«European shipping is a geostrategic asset to the EU in the face of global challenges,» said Martin Dorsman, ECSA’s Secretary General.
«With its great maritime heritage, climate and social ambitions, profound maritime knowledge and constant innovations, the growth potential of the European shipping industry can only be secured through a strong European Union, backed by a globally-oriented European Commission.»
The strong focus of the new Commission on climate challenges and digitalisation and innovation is fully in line with the top 10 priorities ECSA has set for itself. Above all, it is the industry’s most pressing concern to completely phase out CO2 emissions as quickly as possible this century, while maintaining its global competitiveness and contributions to the European economy.
A strong united European voice in the IMO is the best way to showcase Europe’s ability to lead the world towards real climate solutions.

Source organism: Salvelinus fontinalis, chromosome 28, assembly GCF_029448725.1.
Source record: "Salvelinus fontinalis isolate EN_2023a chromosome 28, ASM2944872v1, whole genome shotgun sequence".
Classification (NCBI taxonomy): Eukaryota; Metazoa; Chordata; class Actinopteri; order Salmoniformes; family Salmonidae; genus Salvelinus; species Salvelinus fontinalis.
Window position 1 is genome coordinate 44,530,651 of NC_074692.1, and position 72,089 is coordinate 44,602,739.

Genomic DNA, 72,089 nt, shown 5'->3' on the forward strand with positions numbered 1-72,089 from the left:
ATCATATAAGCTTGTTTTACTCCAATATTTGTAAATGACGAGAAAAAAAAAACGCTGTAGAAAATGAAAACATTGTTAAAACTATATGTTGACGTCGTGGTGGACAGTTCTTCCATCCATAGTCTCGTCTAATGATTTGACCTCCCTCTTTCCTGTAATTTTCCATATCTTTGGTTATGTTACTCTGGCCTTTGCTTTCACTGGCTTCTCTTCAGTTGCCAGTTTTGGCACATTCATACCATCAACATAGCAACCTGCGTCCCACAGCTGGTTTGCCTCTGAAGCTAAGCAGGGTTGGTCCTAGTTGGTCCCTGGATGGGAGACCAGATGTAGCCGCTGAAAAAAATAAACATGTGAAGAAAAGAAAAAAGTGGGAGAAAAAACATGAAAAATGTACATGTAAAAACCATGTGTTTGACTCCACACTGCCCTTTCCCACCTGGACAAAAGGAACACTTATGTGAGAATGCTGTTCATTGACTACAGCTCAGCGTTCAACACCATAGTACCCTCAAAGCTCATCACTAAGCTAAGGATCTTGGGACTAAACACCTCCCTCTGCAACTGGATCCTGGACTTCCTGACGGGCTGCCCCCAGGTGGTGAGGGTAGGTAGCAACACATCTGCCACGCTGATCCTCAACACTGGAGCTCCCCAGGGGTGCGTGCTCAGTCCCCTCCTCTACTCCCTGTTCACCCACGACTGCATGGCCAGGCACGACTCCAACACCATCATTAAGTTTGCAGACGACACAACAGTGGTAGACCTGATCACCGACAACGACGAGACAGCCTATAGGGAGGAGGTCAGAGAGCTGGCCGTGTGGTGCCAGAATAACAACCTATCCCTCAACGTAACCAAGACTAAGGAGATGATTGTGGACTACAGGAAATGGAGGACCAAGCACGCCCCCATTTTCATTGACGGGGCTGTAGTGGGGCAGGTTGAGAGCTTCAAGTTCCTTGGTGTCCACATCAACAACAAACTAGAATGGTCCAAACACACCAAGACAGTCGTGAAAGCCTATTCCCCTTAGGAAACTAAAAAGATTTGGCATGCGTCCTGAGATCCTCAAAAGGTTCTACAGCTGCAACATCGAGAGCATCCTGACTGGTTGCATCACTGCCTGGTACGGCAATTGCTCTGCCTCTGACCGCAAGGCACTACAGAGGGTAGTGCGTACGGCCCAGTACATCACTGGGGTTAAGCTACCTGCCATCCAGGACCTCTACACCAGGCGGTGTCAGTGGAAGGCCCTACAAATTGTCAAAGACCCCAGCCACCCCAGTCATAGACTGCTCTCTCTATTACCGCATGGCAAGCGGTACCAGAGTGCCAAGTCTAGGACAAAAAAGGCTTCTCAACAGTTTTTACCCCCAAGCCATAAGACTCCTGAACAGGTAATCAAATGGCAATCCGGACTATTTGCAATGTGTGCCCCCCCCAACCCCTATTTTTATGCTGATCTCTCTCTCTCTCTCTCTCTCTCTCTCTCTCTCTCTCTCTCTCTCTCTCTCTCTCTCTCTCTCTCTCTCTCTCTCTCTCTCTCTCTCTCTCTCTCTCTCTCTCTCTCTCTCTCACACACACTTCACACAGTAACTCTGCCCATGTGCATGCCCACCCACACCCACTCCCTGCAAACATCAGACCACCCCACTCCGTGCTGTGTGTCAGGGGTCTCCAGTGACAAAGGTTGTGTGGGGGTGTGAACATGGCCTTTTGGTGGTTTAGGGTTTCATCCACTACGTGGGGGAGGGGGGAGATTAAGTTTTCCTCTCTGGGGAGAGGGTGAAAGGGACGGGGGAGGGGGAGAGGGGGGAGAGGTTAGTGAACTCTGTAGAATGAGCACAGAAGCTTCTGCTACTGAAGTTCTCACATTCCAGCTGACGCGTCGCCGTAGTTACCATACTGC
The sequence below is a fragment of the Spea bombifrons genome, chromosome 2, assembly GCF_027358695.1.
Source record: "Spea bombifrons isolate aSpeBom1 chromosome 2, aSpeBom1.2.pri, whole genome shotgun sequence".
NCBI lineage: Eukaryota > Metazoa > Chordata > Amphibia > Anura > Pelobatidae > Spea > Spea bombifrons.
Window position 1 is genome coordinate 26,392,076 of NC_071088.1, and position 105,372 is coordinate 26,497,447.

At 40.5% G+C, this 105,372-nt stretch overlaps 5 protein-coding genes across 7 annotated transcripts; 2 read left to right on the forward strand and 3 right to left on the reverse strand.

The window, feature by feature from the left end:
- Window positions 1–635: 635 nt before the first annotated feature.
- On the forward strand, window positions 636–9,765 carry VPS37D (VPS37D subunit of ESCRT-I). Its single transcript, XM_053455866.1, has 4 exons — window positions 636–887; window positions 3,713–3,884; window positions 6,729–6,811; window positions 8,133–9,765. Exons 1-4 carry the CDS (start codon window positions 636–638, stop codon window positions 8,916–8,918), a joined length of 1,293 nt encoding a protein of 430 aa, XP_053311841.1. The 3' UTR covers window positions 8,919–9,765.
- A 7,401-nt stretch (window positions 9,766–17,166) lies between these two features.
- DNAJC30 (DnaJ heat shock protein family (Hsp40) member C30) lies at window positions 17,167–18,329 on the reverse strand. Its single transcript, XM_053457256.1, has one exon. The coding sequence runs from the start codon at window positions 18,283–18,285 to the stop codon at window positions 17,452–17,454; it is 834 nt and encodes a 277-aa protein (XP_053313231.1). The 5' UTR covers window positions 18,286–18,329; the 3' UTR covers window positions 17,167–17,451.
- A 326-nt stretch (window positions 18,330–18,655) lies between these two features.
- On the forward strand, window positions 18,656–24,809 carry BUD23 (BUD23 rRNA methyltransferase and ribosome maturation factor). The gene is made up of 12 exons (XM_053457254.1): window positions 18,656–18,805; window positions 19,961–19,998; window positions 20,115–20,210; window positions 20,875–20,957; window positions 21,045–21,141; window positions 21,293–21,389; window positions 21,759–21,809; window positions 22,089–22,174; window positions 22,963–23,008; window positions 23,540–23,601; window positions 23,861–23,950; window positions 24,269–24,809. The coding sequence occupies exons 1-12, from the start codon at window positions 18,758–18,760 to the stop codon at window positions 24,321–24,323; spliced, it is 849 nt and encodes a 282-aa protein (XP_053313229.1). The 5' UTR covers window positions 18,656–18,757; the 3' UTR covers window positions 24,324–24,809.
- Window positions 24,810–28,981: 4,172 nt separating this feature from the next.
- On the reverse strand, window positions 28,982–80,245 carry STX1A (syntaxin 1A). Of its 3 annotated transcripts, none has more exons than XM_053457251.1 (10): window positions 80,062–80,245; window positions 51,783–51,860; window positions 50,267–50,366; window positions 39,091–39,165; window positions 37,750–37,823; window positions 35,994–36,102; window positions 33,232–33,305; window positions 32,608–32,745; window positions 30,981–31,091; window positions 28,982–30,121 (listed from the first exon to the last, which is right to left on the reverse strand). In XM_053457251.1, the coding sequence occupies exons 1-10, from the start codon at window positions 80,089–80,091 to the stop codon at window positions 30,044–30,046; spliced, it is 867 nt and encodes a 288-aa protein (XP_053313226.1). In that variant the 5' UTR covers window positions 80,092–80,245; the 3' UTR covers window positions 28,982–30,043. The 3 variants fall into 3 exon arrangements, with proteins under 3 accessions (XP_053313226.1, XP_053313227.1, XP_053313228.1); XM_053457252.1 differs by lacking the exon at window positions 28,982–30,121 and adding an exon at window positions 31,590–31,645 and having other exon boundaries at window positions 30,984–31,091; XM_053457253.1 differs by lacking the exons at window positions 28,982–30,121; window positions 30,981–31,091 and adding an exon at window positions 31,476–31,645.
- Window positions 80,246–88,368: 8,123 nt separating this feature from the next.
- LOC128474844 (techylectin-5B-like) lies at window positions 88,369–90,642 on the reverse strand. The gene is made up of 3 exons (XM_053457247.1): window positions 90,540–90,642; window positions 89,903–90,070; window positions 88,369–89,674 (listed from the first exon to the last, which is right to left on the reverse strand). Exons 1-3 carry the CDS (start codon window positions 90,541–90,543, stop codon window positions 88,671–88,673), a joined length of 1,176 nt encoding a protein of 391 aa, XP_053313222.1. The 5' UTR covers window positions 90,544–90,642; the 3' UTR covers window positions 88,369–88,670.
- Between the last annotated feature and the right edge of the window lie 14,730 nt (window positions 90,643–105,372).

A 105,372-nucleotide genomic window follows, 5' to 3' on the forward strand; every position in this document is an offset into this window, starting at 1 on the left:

«The climate emergency we are in today requires the full cooperation of the whole world. It is not only a local, regional or European problem. As a global industry, ECSA expresses its support for the new Commission’s ambition in a European Green Deal. But Europe needs to bring the rest of the world along and not do it alone. Otherwise we will not gain any tangible results,» continued Mr Dorsman.
«As a predominantly SME industry, we welcome the Commission’s promise that the transition ‘must be just and inclusive – or it will not happen at all’. Compared with the transport sectors dominated by a few big companies, our thousands of companies have limited resources to make that transition. They should not be left behind on the road to decarbonisation.”
In its letters to the new Commissioners, ECSA also expresses its wish to work with the incoming College to achieve these goals for the European consumers and companies, and to preserve Europe’s unique economic and geopolitical position in the world.
76% of the EU’s external trade is shipped by sea and 40% of the world fleet is controlled by European shipowners. And with up to 90% everything Europeans consume arrive by sea, placing European shipping at the very heart of global trade.